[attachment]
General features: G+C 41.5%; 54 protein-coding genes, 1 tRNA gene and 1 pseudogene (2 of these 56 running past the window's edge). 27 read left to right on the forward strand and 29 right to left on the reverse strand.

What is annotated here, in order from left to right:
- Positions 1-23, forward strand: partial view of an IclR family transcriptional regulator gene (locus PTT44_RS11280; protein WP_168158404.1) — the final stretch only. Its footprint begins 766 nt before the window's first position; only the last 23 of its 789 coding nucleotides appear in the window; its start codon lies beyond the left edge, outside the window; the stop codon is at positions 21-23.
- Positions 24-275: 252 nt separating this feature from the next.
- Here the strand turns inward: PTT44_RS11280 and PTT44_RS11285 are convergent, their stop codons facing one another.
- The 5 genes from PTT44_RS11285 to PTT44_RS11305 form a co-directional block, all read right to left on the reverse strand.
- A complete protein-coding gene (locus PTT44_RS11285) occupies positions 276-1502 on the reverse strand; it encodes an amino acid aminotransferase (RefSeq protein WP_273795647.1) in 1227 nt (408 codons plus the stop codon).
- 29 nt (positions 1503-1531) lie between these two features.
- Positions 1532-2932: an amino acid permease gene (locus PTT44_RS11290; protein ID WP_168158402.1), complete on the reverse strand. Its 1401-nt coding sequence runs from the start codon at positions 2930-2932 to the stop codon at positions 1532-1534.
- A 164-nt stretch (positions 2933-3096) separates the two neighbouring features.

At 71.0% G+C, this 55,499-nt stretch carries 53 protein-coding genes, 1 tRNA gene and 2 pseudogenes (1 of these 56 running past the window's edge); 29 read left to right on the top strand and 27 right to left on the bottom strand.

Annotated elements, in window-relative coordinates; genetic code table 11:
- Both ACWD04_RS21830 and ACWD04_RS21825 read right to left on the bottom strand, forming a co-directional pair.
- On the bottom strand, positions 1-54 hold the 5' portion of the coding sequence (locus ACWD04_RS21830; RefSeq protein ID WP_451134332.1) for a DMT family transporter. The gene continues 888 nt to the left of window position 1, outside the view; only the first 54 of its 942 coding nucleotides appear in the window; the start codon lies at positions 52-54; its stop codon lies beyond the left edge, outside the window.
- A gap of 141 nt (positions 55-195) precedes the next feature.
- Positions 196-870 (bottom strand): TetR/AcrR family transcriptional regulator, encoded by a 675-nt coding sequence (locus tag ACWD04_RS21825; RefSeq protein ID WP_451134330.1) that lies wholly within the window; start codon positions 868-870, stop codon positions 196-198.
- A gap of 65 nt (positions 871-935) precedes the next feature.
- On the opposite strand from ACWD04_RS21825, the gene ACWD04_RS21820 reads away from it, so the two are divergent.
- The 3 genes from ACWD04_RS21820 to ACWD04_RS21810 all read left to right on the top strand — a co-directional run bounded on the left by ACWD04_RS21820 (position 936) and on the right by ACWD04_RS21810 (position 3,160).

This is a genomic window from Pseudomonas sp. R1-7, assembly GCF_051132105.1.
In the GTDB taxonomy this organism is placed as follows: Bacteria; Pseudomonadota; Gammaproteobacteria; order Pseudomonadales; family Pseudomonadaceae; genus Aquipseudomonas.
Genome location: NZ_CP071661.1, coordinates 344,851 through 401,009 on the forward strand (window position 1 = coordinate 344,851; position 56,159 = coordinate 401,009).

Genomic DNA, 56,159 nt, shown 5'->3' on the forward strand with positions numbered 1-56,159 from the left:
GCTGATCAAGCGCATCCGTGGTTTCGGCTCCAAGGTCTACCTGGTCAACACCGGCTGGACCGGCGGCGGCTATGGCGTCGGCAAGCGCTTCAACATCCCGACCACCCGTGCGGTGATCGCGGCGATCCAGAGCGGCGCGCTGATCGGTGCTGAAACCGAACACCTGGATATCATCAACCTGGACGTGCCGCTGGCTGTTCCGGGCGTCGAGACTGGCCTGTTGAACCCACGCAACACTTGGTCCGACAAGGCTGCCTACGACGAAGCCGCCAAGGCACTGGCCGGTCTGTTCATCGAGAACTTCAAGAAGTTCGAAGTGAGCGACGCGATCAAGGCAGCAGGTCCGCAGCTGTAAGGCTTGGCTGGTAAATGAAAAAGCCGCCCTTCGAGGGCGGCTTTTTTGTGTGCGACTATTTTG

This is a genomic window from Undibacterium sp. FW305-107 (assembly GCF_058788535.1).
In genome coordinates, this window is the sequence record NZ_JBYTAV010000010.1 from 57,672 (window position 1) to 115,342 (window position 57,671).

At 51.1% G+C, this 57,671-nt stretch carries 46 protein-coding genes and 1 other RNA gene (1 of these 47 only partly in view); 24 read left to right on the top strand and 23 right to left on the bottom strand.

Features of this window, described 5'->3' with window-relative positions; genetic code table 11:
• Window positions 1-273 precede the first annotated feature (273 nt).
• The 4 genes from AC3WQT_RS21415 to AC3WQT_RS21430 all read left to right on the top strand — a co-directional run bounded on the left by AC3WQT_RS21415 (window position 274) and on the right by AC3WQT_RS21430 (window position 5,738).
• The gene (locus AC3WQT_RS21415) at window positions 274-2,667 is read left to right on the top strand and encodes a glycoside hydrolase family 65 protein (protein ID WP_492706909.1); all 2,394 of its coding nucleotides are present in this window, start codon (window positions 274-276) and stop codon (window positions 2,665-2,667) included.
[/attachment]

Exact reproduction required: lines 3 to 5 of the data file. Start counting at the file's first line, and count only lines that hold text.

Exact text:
- Positions 1-23, forward strand: partial view of an IclR family transcriptional regulator gene (locus PTT44_RS11280; protein WP_168158404.1) — the final stretch only. Its footprint begins 766 nt before the window's first position; only the last 23 of its 789 coding nucleotides appear in the window; its start codon lies beyond the left edge, outside the window; the stop codon is at positions 21-23.
- Positions 24-275: 252 nt separating this feature from the next.
- Here the strand turns inward: PTT44_RS11280 and PTT44_RS11285 are convergent, their stop codons facing one another.